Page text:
17. Juli 2024, 17:15-19:00


Hörsaal der Kernphysik
S2|14 24
Schlossgartenstr. 9
64289 Darmstadt

Hörsaal der Kernphysik , S2|14 24 , Schlossgartenstr. 9 , 64289 Darmstadt


FB Mathematik


Dr. Thomas Powell, Bath, UK

It is an elementary fact from real analysis that any monotone bounded sequence of real numbers converges. It turns out that the monotone convergence theorem can be given an equivalent finitary formulation: roughly that any sufficiently long monotone bounded sequence experiences long regions where the sequence is metastable. This so-called "finite convergence principle" is carefully motivated and discussed by Terence Tao in a 2007 blog post ('Soft analysis, hard analysis, and the finite convergence principle'), but was already known to proof theorists, where the use of logical methods to both finitize infinitary statements and provide uniform quantitative information for the finitary versions plays a central role in the so-called proof mining program pioneered by Ulrich Kohlenbach.

The goal of my talk is to discuss how methods from proof mining can be applied to the theory of stochastic processes, an area of mathematics hitherto unexplored from this perspective. I will begin by discussing the simple monotone convergence principle, and will then focus on how everything I mentioned above can be generalised to the analogous result in the stochastic setting: Doob's martingale convergence theorems. This then sets the groundwork for new applications of proof theory in stochastic optimization, and I will give a high level overview of some work in progress in this direction, including a quantitative analysis of the famous Robbins-Siegmund lemma. This is all joint work with my PhD student Morenikeji Neri.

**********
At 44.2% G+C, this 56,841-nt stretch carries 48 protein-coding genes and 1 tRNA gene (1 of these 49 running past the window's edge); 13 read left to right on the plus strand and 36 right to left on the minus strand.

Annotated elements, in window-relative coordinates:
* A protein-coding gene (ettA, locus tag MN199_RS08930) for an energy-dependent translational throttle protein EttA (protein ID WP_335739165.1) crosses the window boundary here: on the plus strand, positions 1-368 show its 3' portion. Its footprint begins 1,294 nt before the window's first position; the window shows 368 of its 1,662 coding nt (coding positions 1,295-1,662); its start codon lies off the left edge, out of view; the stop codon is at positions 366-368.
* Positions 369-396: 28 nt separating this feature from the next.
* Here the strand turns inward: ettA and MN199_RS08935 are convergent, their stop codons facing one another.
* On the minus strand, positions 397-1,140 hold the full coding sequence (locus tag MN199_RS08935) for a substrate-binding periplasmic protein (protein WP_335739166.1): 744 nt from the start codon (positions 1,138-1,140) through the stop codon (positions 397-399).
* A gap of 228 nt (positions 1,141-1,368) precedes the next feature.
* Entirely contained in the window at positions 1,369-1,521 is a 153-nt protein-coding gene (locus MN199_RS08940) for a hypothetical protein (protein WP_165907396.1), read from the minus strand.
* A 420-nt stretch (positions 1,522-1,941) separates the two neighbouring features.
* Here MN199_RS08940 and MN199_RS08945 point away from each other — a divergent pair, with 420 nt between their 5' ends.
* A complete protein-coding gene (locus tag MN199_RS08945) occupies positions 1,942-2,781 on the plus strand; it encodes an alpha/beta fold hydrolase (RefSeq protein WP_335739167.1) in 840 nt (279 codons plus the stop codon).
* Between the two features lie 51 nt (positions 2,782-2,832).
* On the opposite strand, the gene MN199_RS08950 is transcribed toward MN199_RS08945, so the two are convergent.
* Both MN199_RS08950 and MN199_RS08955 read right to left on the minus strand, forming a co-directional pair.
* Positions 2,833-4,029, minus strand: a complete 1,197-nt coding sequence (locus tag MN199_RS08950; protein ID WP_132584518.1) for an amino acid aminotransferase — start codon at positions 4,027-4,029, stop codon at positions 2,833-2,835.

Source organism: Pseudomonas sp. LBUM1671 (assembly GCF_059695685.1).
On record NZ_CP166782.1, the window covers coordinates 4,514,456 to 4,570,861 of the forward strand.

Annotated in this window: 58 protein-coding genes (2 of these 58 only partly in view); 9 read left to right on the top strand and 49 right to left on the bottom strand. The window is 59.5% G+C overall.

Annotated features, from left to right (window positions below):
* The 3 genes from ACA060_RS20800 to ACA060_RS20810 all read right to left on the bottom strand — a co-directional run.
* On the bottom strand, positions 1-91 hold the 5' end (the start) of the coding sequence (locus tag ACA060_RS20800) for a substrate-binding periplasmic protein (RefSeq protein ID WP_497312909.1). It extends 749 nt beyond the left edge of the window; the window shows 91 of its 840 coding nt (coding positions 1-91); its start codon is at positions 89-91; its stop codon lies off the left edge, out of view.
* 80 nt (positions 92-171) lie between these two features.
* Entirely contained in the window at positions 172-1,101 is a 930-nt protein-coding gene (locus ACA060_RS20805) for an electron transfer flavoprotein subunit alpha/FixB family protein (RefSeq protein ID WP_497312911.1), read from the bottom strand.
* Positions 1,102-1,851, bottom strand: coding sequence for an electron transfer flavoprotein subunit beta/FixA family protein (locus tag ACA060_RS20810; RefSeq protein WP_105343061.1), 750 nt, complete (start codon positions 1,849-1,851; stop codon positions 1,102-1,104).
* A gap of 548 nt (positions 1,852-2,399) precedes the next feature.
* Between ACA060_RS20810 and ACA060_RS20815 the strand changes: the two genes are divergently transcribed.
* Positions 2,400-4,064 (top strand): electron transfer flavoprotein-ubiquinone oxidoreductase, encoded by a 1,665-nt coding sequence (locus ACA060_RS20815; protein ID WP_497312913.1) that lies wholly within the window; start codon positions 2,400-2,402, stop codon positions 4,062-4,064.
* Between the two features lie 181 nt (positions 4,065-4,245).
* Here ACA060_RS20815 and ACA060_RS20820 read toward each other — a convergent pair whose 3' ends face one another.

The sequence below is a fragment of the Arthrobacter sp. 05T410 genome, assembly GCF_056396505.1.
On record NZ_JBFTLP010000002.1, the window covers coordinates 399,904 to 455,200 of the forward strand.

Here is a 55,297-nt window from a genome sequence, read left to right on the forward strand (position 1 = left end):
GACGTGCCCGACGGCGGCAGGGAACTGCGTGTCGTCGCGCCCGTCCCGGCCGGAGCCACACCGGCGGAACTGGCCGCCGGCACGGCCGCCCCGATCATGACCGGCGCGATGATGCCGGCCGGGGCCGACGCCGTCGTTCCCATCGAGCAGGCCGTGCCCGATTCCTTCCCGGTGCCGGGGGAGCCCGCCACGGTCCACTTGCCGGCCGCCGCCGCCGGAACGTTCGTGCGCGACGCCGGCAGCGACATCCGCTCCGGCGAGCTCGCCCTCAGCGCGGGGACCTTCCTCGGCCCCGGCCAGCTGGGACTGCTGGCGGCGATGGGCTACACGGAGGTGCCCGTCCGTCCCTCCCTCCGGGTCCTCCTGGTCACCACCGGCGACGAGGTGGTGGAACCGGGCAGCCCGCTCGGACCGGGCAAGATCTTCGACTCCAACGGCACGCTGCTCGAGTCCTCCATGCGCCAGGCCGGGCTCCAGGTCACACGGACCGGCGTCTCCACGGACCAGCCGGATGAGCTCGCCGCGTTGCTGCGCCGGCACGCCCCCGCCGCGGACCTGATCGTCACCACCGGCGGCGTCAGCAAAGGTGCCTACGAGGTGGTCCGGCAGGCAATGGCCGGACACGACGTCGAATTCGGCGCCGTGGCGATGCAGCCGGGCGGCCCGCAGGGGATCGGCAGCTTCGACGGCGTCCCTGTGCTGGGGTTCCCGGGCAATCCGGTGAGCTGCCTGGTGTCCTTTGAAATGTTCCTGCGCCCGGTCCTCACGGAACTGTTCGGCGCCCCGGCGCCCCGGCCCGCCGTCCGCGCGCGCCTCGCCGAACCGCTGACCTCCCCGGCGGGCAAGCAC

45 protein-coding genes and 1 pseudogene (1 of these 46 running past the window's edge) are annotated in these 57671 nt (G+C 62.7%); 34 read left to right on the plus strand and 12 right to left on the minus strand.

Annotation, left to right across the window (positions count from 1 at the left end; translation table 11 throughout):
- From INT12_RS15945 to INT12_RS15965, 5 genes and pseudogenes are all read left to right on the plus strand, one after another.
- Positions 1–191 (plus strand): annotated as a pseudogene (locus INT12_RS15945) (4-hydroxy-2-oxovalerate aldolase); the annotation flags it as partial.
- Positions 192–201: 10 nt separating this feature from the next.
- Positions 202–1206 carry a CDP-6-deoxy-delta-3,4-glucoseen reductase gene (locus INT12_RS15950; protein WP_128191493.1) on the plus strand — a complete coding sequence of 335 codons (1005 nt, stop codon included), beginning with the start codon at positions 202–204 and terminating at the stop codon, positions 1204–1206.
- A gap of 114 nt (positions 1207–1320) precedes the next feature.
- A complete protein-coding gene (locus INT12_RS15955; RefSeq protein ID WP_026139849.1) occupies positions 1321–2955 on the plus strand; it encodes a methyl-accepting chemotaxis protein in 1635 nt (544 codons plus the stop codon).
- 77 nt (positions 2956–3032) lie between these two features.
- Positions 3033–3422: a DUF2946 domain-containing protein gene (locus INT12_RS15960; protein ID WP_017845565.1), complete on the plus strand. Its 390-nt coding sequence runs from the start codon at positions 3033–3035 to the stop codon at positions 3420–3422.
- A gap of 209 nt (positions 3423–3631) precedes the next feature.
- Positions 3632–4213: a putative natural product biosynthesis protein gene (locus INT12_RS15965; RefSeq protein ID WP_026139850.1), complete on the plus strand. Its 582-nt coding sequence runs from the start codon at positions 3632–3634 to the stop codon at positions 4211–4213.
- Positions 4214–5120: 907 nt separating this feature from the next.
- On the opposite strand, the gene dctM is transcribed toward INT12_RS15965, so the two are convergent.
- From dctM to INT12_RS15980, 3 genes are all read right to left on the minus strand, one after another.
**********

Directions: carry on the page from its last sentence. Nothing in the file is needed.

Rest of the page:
In giving the talk I will not assume any knowledge of proof theory, just some elementary analysis and probability theory.




Mathematisches Kolloquium, Mathematik, Numerik, Logik, Logic